Generally there are two types of errors in an experiment, random errors and systematic errors. In this case there is a random error due to your limited ability to record the time of fall precisely. There may or may not be a systematic error due to the fact the electromagnet does not release the ball the instant you press the switch.
Random errors show up in your measurements because they are random. That is, when you measure the same thing many times you get results that are scattered. We generally assume the errors follow a normal distribution, so then we can calculate a standard deviation $\sigma$, and the final standard error from doing $N$ measurements is $\sigma/N$.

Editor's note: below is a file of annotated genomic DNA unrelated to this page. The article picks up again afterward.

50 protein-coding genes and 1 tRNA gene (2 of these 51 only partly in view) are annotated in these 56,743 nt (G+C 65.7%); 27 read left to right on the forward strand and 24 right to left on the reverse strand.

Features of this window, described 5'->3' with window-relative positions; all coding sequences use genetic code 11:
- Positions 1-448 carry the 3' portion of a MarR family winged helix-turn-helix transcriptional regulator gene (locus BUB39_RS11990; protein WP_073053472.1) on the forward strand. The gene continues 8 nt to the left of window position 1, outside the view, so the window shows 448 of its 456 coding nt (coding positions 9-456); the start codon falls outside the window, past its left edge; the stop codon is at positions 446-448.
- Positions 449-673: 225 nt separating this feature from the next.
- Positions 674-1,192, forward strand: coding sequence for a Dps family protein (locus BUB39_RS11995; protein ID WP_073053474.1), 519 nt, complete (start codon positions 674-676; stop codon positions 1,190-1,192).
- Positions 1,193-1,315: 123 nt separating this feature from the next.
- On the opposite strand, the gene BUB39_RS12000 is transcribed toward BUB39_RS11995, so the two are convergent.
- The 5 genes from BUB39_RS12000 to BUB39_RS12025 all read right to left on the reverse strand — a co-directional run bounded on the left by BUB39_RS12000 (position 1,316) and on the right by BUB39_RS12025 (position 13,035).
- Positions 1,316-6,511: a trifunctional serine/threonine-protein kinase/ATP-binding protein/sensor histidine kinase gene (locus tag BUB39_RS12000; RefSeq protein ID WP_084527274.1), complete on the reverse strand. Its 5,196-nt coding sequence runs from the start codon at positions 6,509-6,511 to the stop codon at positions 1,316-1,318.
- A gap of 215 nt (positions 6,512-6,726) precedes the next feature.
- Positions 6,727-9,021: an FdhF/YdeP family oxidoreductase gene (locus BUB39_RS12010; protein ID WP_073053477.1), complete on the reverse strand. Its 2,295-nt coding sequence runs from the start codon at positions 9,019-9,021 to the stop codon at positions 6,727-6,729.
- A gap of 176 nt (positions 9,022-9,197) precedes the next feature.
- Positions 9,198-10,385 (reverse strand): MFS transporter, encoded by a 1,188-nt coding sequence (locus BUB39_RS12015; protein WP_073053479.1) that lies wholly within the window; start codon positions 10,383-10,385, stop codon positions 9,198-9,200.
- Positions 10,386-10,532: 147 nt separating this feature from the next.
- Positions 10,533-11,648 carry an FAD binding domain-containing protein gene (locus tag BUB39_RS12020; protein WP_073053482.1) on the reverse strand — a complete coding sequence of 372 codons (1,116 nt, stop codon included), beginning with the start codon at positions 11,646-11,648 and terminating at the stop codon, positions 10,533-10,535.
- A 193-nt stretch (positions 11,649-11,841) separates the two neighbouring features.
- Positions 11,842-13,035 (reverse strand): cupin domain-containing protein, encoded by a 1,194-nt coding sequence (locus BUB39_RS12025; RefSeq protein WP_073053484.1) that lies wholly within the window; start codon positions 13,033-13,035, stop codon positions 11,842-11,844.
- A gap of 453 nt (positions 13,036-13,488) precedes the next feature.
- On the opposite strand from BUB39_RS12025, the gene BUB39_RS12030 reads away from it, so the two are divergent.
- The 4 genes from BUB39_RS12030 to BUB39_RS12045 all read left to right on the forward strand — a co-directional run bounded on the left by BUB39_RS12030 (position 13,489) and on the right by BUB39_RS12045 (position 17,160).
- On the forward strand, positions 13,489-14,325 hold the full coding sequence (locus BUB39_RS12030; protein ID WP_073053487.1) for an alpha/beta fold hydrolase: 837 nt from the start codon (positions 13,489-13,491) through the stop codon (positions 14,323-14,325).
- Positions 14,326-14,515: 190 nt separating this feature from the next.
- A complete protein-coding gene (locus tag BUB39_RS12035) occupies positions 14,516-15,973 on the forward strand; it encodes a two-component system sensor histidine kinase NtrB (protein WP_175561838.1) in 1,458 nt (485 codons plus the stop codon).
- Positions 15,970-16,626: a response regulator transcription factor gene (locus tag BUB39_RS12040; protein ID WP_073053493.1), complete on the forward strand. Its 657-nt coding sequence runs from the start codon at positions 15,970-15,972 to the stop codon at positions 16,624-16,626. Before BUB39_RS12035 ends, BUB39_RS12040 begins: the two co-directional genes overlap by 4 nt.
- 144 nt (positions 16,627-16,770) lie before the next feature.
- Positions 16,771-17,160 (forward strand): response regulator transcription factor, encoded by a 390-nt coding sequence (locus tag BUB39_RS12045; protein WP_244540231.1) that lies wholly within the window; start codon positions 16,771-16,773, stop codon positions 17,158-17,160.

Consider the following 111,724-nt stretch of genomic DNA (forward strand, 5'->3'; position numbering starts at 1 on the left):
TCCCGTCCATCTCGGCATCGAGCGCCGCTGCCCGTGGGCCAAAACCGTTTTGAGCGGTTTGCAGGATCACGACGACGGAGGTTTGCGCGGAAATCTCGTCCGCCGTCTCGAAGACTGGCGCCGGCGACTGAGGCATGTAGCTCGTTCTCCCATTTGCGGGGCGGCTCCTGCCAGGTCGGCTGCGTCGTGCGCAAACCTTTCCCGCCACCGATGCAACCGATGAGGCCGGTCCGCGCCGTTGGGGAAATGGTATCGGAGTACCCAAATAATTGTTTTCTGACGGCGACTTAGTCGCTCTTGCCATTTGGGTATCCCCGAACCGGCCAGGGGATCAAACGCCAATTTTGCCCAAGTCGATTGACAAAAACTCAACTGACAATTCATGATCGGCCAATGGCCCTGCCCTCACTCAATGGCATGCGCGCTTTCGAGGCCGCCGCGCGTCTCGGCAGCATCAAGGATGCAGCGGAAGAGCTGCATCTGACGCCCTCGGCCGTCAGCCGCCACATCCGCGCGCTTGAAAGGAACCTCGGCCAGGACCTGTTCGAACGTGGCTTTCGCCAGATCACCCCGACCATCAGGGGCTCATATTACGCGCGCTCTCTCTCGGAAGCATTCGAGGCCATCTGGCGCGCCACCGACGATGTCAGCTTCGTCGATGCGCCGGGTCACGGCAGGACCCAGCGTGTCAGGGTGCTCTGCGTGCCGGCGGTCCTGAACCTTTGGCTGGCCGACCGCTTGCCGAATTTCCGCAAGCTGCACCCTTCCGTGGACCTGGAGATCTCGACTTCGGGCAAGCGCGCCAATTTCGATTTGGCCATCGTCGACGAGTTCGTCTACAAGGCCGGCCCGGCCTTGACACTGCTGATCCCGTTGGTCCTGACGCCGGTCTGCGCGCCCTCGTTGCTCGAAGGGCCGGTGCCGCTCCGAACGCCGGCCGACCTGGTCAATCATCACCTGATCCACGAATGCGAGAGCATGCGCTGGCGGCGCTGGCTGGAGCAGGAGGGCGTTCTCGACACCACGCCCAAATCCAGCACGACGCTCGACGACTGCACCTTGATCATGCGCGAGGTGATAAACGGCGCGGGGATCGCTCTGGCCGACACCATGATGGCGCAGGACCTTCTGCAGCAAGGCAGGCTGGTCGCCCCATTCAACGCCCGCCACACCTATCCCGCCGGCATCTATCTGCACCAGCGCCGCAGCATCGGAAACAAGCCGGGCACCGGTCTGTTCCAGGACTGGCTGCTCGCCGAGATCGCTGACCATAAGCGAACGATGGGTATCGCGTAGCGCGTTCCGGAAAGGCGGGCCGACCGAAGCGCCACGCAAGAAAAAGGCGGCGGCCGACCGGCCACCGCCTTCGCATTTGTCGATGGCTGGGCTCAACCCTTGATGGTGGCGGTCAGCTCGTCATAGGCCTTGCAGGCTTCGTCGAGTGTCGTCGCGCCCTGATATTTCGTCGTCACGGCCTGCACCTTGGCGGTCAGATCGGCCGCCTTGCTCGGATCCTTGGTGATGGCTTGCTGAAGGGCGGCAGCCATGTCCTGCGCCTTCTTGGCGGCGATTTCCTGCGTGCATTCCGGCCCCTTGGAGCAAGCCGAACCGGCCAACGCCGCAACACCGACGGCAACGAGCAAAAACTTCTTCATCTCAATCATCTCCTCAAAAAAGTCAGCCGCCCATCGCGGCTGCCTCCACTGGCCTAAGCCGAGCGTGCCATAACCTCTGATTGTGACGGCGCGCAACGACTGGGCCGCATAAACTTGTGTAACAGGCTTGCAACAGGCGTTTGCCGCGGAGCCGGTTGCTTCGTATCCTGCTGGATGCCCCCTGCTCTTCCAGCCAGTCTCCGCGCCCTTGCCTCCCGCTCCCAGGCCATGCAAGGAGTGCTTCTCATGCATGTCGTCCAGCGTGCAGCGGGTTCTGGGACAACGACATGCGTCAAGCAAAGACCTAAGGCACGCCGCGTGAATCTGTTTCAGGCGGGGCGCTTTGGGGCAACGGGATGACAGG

Systematic errors are much harder to find because they can't (or at least can't easily) be spotted from a statistical analysis of your results. If your electromagnet took e.g. 0.1 seconds to release the ball after you pressed the switch you wouldn't easily be able to spot this. So as a general rule we do the best we can i.e. calculate the random error. That's why you are being told to take the average value of the time (and the standard deviation?). If there is a systematic error due to the magnet you would have to find that by other means. For example you could do the experiment for a range of different heights.